De Lacy would like to see students take fewer standardized tests.
"The kids don't like school (as a result of the tests) and we're not challenging them in the ways they need to be challenged," she said.
The board and system need to re-think the approach to education and be more innovative, De Lacy said.
"We should challenge the federal government; we should challenge the Maryland State Department of Education," she said. "We need to be challenging. We need to think out of the box."
64, Ellicott City, lawyer, current Board of Education member, former River Hill High School Boosters teen driver safety coordinator, former forward air controller combat pilot, former U.S. Air Force Academy flight instructor
Allen Dyer's platform is the same now as it was when he was elected to the Board of Education: closing the achievement gap, focusing more on vocational education and fighting for transparency on the board and in school system.
For the first time, Dyer said, he is not worried about name recognition in a campaign. Now, he said, the public can judge him on his record, of which he is proud. He said he would continue working toward greater transparency within the board and school system, something he did even before he was on the board.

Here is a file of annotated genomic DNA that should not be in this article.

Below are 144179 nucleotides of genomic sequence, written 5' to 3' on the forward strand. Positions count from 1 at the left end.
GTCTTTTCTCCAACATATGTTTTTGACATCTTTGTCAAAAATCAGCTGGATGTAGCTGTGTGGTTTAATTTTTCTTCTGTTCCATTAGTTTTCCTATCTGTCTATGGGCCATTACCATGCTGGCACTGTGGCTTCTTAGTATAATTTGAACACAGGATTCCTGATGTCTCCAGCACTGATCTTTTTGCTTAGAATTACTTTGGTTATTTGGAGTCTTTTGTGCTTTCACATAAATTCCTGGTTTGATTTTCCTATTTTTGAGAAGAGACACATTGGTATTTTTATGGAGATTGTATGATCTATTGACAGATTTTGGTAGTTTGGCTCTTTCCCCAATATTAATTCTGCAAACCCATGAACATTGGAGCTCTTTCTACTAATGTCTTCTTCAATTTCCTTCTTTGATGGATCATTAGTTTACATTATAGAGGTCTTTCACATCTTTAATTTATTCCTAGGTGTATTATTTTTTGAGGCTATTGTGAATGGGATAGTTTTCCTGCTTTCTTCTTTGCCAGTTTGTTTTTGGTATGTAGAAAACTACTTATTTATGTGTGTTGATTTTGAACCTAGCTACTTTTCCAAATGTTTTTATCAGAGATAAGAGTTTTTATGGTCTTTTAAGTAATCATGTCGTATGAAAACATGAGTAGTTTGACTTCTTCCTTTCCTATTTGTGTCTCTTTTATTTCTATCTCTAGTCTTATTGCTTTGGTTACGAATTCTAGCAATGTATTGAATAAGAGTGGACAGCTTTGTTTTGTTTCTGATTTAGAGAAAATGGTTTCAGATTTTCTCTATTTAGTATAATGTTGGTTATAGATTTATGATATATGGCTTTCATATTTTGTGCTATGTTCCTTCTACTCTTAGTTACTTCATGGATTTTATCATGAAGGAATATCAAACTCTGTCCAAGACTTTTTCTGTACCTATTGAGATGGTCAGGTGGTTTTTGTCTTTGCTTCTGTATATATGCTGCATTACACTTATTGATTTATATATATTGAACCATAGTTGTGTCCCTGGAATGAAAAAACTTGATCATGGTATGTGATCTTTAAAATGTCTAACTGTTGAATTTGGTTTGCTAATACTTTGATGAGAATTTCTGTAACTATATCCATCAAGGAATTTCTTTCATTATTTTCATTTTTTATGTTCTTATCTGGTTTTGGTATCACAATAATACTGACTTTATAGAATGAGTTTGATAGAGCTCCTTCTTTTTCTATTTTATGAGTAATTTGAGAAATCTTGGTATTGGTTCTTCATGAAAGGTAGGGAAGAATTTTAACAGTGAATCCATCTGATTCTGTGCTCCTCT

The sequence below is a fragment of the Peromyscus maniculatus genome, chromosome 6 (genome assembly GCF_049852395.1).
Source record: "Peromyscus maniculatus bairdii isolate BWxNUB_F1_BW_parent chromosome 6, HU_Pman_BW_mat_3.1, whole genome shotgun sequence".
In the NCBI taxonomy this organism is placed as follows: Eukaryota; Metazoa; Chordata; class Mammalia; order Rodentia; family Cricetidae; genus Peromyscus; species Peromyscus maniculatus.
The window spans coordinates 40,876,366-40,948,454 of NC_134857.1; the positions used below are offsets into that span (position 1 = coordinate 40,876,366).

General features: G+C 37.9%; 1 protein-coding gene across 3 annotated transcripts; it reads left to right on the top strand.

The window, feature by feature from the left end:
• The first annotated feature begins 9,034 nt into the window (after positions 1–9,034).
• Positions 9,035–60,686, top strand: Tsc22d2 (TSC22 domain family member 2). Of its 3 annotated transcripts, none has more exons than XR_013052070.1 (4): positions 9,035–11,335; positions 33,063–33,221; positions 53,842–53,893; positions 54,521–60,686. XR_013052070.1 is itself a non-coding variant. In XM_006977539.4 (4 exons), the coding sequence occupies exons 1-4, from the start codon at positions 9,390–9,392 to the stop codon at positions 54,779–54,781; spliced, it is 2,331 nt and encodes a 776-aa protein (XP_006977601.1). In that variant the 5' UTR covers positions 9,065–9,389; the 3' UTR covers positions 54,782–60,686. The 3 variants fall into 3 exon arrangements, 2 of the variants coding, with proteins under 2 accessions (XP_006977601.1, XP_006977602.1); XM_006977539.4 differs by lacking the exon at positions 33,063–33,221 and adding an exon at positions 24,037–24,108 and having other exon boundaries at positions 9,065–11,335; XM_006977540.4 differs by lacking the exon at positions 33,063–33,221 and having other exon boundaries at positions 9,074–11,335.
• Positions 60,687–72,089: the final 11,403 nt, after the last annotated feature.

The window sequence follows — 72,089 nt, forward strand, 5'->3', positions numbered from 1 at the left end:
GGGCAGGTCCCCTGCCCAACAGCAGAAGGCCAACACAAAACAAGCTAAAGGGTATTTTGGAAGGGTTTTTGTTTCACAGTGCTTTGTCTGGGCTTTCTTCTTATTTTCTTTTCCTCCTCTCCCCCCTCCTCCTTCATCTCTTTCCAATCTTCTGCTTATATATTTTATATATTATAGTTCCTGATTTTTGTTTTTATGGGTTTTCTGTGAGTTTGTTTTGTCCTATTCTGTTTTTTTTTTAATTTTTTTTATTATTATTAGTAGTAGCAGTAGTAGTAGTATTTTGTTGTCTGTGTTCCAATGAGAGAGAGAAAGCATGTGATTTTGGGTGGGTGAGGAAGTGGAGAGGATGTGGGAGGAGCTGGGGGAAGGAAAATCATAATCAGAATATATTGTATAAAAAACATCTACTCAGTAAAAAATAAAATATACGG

"That's something that I believe in as a citizen — you don't have to be a board member to do that," Dyer said. "But being a board member offers a different perspective on how flawed the operation is, so you can do more."
In regards to the achievement gap, Dyer said resources must be moved around to address the persistent issue.
"The kids that need the better teachers aren't getting the better teachers," Dyer said. "We have to provide some sort of incentive to teachers to get them to the students that need them. ... If you're going to be serious about the achievement gap, you have to move the better teachers around."
Recess and related arts are portions of the school day that must be protected, Dyer said. In addition, he said, he has always believed in manual skills training — like vocational education — which he said is overlooked in national programs and curricula.